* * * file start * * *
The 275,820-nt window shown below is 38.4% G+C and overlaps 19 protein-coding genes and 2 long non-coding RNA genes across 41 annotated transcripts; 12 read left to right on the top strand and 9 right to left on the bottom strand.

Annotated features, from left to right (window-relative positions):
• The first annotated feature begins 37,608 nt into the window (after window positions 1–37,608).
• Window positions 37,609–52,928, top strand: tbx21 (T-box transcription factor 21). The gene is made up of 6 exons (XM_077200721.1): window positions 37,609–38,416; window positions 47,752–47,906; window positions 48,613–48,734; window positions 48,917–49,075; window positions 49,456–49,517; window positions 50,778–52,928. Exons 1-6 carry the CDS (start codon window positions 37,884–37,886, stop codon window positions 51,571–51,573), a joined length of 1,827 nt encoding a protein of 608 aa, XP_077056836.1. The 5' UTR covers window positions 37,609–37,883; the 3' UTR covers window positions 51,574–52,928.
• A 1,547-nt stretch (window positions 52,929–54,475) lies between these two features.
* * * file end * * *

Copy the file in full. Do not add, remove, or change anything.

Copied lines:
The 275,820-nt window shown below is 38.4% G+C and overlaps 19 protein-coding genes and 2 long non-coding RNA genes across 41 annotated transcripts; 12 read left to right on the top strand and 9 right to left on the bottom strand.

Annotated features, from left to right (window-relative positions):
• The first annotated feature begins 37,608 nt into the window (after window positions 1–37,608).
• Window positions 37,609–52,928, top strand: tbx21 (T-box transcription factor 21). The gene is made up of 6 exons (XM_077200721.1): window positions 37,609–38,416; window positions 47,752–47,906; window positions 48,613–48,734; window positions 48,917–49,075; window positions 49,456–49,517; window positions 50,778–52,928. Exons 1-6 carry the CDS (start codon window positions 37,884–37,886, stop codon window positions 51,571–51,573), a joined length of 1,827 nt encoding a protein of 608 aa, XP_077056836.1. The 5' UTR covers window positions 37,609–37,883; the 3' UTR covers window positions 51,574–52,928.
• A 1,547-nt stretch (window positions 52,929–54,475) lies between these two features.